This week, Singapore offered the Philippines military assistance as Manila continues to battle Islamic State-linked terrorists in the country’s south. The move illustrates the growing alarm in the city-state as well as in Southeast Asia more broadly about the nature of the terrorist threat and its serious implications for regional security.
As I have pointed out previously, Southeast Asia remains a key front in the battle against the Islamic State. Over 1,000 fighters have flocked from Southeast Asia to join the group in Iraq and Syria, and we have seen a string of planned attacks surface, some of which have been successful. Fears that the group could be looking to establish a caliphate base in the subregion from which to launch further attacks – one that Singapore’s officials have long been warning about – have only risen with the recent siege in the southern Philippine city of Marawi (See: “What Did the ASEAN Trilateral Terror Meeting Achieve?”).
From July 18-19, Singapore’s Defense Minister Ng Eng Hen visited the Philippines, where he met with his counterpart Defense Secretary Delfin Lorenzana. Though the agenda of the meeting included a series of issues ranging from terrorism to the ongoing minilateral efforts in the Sulu-Sulawesi Seas, the highlight of the meeting was the city-state’s counterterrorism assistance to the Armed Forces of the Philippines (AFP).Enjoying this article? Click here to subscribe for full access. Just $5 a month.
Specifically, Ng offered a Republic of Singapore Air Force C-130 transport aircraft to deliver humanitarian supplies to the evacuees from Marawi; use of the SAF’s urban training villages for the AFP troops (which have had a tough time battling in an urban environment in Marawi), and a detachment of Unmanned Aerial Vehicles (UAVs) or drones to enhance the AFP’s intelligence, surveillance and reconnaissance capabilities.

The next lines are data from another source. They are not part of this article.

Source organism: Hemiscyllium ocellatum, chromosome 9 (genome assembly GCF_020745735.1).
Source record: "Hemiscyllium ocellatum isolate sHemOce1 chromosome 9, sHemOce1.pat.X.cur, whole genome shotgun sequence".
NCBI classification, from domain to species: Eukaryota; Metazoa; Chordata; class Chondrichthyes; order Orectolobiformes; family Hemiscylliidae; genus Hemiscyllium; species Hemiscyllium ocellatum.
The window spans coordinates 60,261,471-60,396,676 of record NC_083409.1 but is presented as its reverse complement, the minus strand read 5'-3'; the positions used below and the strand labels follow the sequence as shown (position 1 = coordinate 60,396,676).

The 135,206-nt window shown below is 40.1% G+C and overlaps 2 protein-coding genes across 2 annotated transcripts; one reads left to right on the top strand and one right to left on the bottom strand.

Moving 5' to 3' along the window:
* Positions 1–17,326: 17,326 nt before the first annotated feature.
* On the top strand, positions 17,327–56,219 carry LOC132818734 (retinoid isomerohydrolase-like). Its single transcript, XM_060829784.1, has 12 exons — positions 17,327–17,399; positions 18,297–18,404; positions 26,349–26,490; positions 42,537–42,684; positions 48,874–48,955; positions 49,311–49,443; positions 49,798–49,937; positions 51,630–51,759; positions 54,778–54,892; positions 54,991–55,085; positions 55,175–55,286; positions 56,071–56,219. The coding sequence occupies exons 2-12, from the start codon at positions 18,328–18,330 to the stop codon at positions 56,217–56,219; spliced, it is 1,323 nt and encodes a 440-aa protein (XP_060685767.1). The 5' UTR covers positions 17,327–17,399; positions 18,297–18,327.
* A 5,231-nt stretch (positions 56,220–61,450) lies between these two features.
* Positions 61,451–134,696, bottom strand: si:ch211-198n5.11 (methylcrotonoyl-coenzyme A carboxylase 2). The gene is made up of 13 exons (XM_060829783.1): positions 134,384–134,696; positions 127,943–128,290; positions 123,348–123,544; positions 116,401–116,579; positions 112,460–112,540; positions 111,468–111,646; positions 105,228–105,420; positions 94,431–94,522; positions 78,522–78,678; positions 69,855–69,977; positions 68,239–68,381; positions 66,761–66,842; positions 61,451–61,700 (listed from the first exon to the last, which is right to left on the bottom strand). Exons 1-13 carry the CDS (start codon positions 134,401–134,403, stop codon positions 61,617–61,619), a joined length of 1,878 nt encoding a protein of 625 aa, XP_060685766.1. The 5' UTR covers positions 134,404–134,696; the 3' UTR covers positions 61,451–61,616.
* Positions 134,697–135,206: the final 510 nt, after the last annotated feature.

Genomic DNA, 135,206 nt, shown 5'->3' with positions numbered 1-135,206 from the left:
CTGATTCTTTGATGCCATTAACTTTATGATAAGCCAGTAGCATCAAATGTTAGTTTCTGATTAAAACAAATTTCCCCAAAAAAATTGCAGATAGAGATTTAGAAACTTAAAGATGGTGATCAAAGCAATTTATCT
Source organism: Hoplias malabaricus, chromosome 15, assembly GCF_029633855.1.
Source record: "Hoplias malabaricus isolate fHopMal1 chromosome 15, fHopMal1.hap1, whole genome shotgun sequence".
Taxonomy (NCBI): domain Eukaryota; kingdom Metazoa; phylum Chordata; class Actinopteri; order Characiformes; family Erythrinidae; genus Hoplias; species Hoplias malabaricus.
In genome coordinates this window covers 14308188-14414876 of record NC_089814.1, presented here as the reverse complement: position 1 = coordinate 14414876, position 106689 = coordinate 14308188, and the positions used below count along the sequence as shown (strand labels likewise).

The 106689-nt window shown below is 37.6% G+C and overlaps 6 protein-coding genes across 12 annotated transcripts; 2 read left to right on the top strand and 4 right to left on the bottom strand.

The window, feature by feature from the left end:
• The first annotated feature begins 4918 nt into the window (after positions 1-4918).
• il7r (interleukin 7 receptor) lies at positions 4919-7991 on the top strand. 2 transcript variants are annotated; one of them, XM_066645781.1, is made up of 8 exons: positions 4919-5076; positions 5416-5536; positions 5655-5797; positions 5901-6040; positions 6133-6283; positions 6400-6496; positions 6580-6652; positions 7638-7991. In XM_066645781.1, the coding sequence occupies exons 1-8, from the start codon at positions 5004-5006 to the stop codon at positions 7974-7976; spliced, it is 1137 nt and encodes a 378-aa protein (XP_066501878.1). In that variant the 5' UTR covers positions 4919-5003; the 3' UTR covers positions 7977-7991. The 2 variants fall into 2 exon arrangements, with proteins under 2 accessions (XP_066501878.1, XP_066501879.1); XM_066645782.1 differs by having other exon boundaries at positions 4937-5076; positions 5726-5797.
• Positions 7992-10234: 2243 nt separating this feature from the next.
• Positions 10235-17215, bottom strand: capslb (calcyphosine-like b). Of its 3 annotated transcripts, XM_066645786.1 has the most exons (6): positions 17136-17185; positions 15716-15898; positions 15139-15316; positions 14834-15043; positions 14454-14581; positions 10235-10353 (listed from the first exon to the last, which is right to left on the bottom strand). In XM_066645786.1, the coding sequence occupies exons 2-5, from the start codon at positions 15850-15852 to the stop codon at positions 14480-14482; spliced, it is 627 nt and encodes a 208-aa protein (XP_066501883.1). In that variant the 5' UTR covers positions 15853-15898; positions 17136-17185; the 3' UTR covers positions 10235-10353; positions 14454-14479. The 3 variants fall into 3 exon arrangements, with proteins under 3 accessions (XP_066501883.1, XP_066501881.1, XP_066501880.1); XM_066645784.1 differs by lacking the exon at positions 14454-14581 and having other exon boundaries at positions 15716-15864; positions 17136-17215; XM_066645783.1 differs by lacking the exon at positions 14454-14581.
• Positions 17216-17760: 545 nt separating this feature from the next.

He also suggested that the city-state could help in other areas such as coordinating humanitarian assistance for the reconstruction of Marawi. As I have noted before, Singapore currently plays host to several regional facilities, including the Changi Regional HADR Coordination Center (RHCC).
The assistance Ng offered during his visit, which was his first since an introductory visit back in 2014, was specifically tailored to the immediate needs of the AFP, which remain significant considering the Philippines’ limited military capabilities. In turn, Lorenzana expressed his appreciation and in-principle acceptance of the offer, and in fact indicated that the Philippines could also learn some lessons from Singapore, including how it deals with Islamic schools and returning foreign fighters.
In a Facebook post following the meeting, Ng again dwelled on the growing threat posed by the Islamic State, noting that ISIS-linked networks have openly declared their goal to establish an Islamic caliphate in ASEAN as they did in Iraq and Syria, and that if they did succeed in establishing bases in cities like Marawi, they could then launch further attacks against other cities within the Philippines and Southeast Asia more broadly.
As Ng correctly noted, Singapore is just the latest in a series of countries that have been mulling or offering various forms of assistance to the Philippines recently, with some being more public about it than others. The list included not just countries within Southeast Asia like Indonesia and Malaysia or longtime allies and partners like the United States and Australia, but also others as well like India and China.